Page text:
The economics of overcapacity and the management of capture fishery resources: a review

Gordon Munro

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    This paper has its origins in a paper prepared by the author for a 1998 EU sponsored workshop, having the title: Overcapacity, Overcapitalization and Subsidies in European Fisheries (Munro, 1999). The author’s workshop paper drew heavily upon a FAO project with which he had been involved, on the management of fishing capacity, a project that was to give rise to the FAO International Plan of Action on Managing Fishing Capacity (FAO, 1999). Over the intervening decade, the issue of overcapacity in capture fisheries has been brought into sharper focus by calls for a massive resource investment program in the ‘‘natural’’ capital consisting of the world’s capture fishery resources. The widely cited World Bank/FAO report, The Sunken Billions (The World Bank, 2009), argues that, if capture fishery resources are to realize their full economic potential, they must be at least doubled in size. In order for this to happen, the report continues, there must be a 50% reduction in fishing effort, which would seem to call for a sharp reduction in fishing capacity (The World Bank, 2009, p. 42).2 The report has been accompanied by a complementary and currently ongoing OECD project on The Economics of Rebuilding Fisheries (OECD, 2010). With regards to fishing capacity, several broad questions will be seen to arise. To what extent, if any, is the overexploitation of capture fishery resources, necessitating the resource rebuilding program, due to the emergence of fishing overcapacity? What impact will the existence of the apparent fishing overcapacity have upon the nature of the proposed resource investment program Finally, what reliance should be placed upon fleet decommissioning / ‘buyback’ schemes to reduce fishing overcapacity and thereby advance the resource investment program? Properly speaking these, and similar questions, should be addressed, both within the context of ‘domestic’ (intra-EEZ) fisheries, and international fisheries, i.e., fisheries shared by two or more states (or entities). For reasons of length, if nothing else, the discussion will be confined largely to ‘domestic’fisheries.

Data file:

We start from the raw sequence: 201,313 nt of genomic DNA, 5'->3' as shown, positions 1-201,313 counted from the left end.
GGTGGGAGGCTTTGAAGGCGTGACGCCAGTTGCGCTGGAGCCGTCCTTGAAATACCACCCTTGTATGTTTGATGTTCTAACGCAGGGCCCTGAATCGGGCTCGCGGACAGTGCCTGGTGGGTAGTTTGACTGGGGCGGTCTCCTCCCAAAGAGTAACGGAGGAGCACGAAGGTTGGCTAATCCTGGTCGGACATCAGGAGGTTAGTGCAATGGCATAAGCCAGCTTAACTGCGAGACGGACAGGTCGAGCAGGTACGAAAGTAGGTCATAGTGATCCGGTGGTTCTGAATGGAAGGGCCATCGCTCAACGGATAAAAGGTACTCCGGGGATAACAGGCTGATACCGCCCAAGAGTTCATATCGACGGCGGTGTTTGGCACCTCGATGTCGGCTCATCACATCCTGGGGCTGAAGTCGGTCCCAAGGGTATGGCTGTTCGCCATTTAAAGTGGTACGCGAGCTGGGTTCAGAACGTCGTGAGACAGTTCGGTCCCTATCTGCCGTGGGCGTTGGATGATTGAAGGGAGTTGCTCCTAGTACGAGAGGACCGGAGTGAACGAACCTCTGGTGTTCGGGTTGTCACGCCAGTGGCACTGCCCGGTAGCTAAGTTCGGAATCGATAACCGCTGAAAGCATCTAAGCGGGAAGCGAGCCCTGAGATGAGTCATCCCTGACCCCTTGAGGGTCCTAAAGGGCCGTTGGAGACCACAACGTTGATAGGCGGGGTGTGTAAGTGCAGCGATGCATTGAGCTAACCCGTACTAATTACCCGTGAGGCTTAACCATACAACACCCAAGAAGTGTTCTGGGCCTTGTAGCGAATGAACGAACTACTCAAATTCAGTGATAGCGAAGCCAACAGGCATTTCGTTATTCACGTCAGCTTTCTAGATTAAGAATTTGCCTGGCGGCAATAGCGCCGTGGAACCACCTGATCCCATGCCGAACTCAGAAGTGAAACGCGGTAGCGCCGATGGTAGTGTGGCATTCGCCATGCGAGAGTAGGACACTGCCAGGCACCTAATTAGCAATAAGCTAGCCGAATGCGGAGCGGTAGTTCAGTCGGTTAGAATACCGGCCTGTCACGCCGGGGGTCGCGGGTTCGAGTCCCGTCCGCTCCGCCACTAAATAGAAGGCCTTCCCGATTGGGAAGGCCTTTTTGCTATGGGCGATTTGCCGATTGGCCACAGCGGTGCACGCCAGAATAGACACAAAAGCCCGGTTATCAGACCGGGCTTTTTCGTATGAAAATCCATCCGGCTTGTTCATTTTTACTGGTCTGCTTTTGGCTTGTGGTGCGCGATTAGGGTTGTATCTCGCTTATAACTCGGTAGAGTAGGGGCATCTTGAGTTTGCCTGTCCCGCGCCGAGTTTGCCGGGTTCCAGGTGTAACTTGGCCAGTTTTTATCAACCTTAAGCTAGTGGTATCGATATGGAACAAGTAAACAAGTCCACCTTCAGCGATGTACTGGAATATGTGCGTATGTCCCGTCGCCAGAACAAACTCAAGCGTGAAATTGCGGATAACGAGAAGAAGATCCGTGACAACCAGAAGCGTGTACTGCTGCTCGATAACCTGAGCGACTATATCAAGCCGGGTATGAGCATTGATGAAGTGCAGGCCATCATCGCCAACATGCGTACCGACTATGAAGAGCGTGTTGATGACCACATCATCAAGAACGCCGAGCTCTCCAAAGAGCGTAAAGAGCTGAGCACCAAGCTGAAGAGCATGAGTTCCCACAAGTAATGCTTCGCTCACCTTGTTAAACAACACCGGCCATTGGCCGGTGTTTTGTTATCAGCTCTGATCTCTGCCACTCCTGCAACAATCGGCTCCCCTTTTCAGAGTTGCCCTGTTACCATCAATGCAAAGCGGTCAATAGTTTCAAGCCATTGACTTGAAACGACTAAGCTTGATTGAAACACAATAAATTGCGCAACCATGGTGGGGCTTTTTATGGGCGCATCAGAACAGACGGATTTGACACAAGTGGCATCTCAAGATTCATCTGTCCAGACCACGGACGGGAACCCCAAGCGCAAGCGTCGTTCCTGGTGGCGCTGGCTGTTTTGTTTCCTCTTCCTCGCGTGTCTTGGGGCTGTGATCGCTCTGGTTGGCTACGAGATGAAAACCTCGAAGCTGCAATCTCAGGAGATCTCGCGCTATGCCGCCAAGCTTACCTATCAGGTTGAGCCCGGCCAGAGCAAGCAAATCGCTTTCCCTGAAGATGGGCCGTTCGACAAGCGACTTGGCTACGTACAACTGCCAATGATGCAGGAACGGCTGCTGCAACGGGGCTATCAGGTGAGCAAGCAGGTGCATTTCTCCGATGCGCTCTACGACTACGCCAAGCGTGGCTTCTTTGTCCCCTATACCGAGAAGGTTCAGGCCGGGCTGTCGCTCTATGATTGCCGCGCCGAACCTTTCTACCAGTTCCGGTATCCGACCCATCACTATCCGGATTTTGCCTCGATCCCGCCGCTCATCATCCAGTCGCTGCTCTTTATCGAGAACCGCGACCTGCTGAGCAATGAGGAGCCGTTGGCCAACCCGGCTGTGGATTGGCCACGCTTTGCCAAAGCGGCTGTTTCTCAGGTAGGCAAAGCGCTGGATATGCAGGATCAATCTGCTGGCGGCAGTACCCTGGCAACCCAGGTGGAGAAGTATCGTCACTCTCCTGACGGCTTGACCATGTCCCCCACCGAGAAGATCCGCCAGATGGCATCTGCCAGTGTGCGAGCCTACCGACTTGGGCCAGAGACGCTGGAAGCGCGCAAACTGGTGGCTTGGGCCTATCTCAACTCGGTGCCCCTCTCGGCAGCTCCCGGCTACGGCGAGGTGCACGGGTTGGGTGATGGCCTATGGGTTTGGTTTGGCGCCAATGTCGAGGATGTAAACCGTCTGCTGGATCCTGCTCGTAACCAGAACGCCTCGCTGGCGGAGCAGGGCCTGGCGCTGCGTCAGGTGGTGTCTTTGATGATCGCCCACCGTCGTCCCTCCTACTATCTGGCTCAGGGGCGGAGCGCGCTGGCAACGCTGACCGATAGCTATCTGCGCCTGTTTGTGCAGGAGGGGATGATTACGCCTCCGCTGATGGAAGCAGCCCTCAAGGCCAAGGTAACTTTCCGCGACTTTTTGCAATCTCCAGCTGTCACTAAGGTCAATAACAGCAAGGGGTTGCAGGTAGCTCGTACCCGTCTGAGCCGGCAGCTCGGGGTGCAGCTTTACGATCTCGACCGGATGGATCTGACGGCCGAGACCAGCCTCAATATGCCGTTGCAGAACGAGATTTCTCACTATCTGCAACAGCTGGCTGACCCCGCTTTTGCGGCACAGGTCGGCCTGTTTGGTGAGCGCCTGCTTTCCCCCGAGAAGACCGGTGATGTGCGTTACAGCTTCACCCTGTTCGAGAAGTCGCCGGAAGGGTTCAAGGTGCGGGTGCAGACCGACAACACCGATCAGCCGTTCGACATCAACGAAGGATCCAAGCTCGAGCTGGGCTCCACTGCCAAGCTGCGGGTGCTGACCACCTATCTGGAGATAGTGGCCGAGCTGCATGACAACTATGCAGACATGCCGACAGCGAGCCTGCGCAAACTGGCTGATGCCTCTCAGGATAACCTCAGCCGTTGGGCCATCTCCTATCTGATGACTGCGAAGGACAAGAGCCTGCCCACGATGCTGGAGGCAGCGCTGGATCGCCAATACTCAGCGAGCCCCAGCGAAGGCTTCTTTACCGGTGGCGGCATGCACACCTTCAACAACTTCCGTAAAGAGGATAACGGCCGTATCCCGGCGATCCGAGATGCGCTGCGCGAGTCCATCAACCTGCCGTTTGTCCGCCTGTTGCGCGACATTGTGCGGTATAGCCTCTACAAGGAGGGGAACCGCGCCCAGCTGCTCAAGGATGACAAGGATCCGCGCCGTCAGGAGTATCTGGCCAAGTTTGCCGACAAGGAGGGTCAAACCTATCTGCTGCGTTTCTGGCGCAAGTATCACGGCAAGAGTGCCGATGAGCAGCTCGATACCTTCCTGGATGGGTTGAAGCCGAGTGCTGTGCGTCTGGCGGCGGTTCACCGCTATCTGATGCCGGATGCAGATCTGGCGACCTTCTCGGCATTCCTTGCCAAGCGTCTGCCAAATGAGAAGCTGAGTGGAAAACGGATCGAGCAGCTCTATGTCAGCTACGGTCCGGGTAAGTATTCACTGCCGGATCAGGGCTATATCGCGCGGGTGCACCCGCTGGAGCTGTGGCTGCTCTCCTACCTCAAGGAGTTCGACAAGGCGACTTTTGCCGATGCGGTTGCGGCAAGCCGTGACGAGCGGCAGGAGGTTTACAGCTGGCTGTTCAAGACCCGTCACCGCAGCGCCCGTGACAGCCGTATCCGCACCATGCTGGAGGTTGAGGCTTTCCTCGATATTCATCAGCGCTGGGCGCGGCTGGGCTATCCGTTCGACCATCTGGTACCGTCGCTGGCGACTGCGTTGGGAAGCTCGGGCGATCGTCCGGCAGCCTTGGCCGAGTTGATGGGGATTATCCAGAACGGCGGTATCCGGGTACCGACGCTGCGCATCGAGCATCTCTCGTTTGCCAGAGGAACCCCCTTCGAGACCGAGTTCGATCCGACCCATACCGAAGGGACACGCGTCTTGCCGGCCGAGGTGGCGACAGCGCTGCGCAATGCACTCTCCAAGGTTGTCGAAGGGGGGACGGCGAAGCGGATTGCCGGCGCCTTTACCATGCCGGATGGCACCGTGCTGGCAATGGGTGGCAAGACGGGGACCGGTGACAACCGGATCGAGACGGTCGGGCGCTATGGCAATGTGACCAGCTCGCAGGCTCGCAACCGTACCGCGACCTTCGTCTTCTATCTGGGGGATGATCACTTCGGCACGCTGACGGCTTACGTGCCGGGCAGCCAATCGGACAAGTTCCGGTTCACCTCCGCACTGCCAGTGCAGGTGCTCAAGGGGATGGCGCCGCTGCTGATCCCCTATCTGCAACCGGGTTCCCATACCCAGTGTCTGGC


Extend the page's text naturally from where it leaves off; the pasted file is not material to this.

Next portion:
Original languageEnglish
    Pages (from-to)93-122
    Number of pages30
    JournalInternational Review of Environmental and Resource Economics
    Issue number2
    Publication statusPublished - 2010


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